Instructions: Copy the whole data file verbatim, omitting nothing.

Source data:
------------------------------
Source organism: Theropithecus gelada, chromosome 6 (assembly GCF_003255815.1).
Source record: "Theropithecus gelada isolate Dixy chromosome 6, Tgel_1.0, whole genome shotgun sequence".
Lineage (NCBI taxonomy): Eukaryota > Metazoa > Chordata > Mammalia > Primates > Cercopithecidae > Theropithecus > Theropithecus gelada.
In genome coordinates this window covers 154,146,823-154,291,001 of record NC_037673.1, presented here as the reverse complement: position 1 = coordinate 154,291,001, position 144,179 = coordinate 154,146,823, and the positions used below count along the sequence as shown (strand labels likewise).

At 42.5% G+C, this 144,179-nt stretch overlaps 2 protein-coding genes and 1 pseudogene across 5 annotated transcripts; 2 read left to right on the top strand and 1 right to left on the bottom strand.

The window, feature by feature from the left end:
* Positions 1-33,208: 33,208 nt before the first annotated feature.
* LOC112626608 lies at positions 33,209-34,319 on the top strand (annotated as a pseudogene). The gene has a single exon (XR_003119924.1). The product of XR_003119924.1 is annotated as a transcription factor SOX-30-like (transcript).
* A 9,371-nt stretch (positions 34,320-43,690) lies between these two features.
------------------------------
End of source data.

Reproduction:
Source organism: Theropithecus gelada, chromosome 6 (assembly GCF_003255815.1).
Source record: "Theropithecus gelada isolate Dixy chromosome 6, Tgel_1.0, whole genome shotgun sequence".
Lineage (NCBI taxonomy): Eukaryota > Metazoa > Chordata > Mammalia > Primates > Cercopithecidae > Theropithecus > Theropithecus gelada.
In genome coordinates this window covers 154,146,823-154,291,001 of record NC_037673.1, presented here as the reverse complement: position 1 = coordinate 154,291,001, position 144,179 = coordinate 154,146,823, and the positions used below count along the sequence as shown (strand labels likewise).

At 42.5% G+C, this 144,179-nt stretch overlaps 2 protein-coding genes and 1 pseudogene across 5 annotated transcripts; 2 read left to right on the top strand and 1 right to left on the bottom strand.

The window, feature by feature from the left end:
* Positions 1-33,208: 33,208 nt before the first annotated feature.
* LOC112626608 lies at positions 33,209-34,319 on the top strand (annotated as a pseudogene). The gene has a single exon (XR_003119924.1). The product of XR_003119924.1 is annotated as a transcription factor SOX-30-like (transcript).
* A 9,371-nt stretch (positions 34,320-43,690) lies between these two features.